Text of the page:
Apple Time Machine and One Drive: I have Apple Time Machine (Airport Extreme 2TB) and OneDrive configured to sync and backup all my key folders. This also allows me to seamlessly work from any device and not worry about duplication and data loss.

Apart from these online backups I do a regular offline backup almost every month on physical hard drive to ensure that I have a copy of my key files.

What I read in 2019

This was a post I used to write typically in the first or second week of January. But recently things have not been going in the usual way. I also used to provide a couple of line summaries and my take on the books that I read but that too seemed too much of effort. But I want to make sure that the list is here for archives and I get on with the things. This post was holding back a number of things that I wanted to write about.
While I am not going to write about each book that I read, however, there are somethings that can be generalized about my last year’s reading.
  • I did not get much time to read non-fiction. For me, non-fiction is serious reading and I do dedicate some time in my day for that but last year was a test for my time-management skills. While I completed only three books in the non-fiction category, I have a number of them unfinished. Last year, we had gone to Ramana Maharishi’s ashram and picked up a bagful of books. Ramana Maharishi is probably the only modern time sage who attracts me and evokes respect. So I spent good amount of time reading his books and his life story. The other theme that I read a lot (does not indicate in the list of books here as many of those books did not get completed) was climate change and air-pollution: these are not only my personal interest areas but also professional needs. But again, out of 10-15 books that I had planned to read last year on this topic, I could finish only three.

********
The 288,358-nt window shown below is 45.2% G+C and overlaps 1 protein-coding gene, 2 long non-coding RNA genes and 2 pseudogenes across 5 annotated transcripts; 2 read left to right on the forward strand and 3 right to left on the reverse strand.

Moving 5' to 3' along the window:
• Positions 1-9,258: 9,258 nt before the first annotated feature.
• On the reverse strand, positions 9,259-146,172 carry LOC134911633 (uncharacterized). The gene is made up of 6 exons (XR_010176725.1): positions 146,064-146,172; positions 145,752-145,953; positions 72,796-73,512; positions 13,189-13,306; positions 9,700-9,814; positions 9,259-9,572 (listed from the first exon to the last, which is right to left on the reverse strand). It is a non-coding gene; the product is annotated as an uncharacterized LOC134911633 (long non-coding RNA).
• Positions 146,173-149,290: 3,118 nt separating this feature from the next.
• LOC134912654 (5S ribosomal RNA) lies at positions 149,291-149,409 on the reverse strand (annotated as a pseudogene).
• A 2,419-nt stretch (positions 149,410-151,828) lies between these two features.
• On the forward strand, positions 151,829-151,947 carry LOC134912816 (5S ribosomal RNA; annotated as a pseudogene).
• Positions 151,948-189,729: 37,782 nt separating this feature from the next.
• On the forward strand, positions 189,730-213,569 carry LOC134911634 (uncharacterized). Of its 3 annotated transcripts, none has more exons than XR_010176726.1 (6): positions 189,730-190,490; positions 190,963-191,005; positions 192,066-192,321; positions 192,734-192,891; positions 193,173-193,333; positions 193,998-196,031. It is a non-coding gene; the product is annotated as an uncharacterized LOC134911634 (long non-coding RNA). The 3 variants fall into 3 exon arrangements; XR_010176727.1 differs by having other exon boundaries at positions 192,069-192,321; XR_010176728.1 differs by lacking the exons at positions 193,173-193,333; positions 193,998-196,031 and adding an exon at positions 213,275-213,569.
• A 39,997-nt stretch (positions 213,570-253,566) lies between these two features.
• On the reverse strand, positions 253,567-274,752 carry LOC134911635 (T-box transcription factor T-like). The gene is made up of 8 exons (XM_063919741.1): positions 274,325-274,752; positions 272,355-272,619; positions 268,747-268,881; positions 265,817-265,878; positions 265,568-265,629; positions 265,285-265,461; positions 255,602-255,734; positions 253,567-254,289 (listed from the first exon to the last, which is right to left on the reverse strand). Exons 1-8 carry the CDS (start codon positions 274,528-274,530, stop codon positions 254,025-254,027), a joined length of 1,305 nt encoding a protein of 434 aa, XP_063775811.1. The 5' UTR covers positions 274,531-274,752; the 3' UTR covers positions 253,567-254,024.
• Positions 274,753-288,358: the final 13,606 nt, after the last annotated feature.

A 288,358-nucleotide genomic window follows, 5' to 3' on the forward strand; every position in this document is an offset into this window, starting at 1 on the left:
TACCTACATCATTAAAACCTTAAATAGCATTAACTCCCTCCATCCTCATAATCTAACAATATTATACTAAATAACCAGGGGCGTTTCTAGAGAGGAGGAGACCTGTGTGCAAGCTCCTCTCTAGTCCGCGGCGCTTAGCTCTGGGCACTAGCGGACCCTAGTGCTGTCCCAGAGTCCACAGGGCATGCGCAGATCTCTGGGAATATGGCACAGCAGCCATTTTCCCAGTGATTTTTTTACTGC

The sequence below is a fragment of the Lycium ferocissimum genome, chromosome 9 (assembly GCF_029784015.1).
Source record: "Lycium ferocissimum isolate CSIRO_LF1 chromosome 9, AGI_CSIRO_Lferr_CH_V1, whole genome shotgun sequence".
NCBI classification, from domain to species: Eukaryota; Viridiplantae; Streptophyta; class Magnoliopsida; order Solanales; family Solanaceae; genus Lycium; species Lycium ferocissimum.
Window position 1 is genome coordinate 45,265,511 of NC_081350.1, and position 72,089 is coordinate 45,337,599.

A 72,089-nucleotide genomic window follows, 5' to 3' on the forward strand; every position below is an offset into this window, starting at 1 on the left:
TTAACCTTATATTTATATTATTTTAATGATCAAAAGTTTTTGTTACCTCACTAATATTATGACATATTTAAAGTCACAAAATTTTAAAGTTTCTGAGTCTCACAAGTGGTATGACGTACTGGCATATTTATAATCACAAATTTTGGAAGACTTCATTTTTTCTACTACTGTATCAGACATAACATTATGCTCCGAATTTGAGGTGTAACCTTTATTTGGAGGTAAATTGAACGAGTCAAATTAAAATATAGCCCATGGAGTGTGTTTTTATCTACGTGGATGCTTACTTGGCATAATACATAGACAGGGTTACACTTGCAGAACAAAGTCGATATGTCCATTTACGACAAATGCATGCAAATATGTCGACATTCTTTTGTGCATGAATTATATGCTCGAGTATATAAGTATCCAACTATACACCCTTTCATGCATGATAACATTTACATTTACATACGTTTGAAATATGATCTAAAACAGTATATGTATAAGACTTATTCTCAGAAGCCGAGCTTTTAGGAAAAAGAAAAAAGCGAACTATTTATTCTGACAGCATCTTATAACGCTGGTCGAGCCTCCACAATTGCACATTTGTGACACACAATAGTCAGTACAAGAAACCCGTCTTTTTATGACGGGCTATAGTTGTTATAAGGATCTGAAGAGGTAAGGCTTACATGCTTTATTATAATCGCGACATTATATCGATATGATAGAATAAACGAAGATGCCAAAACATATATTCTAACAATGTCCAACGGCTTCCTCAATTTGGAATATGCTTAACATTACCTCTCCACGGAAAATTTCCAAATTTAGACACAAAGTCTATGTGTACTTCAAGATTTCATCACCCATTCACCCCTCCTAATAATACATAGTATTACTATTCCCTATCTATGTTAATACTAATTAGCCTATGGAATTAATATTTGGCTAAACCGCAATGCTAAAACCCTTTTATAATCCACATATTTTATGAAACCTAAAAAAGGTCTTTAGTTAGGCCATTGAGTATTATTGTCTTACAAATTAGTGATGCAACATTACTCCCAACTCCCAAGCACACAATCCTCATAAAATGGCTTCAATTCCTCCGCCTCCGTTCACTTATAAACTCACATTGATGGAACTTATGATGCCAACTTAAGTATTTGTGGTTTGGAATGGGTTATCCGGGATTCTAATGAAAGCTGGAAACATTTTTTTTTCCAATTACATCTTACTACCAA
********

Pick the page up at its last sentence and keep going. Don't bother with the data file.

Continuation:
• In the fiction category, there has been a conscious effort to read more Hindi books. And, I managed to read four books, including the epic-length Mujhe Chand Chahiye. I also risked picking up a book by young Hindi writers or Nayi Hindi authors and was quite surprised by Aughad.
  • Majority of fiction that I read this year were my flight reads or bedtime reading and I tried to finish some of the series that I was following, including a great series that turned into a disappointment by Dean Koontz. I also attempted an Indian crime fiction/whodunit by Bhaskar Chattopadhyay and it was good. Nine Perfect Strangers was a big disappointment and so was Blue Moon and The Silent Patient.
  • The two standout books of this year for me were Laburnum for My Head,  a collection of short stories by Temsula Ao and Eleanor Oliphant is Completely Fine. Eleanor Oliphant has been a rage last year so it got on my reading list but Temsula Ao was a finding from some random search and glad that I got this.
Fiction
  • The Silent Patient By Alex Michaelides
  • Blue Moon By Lee Child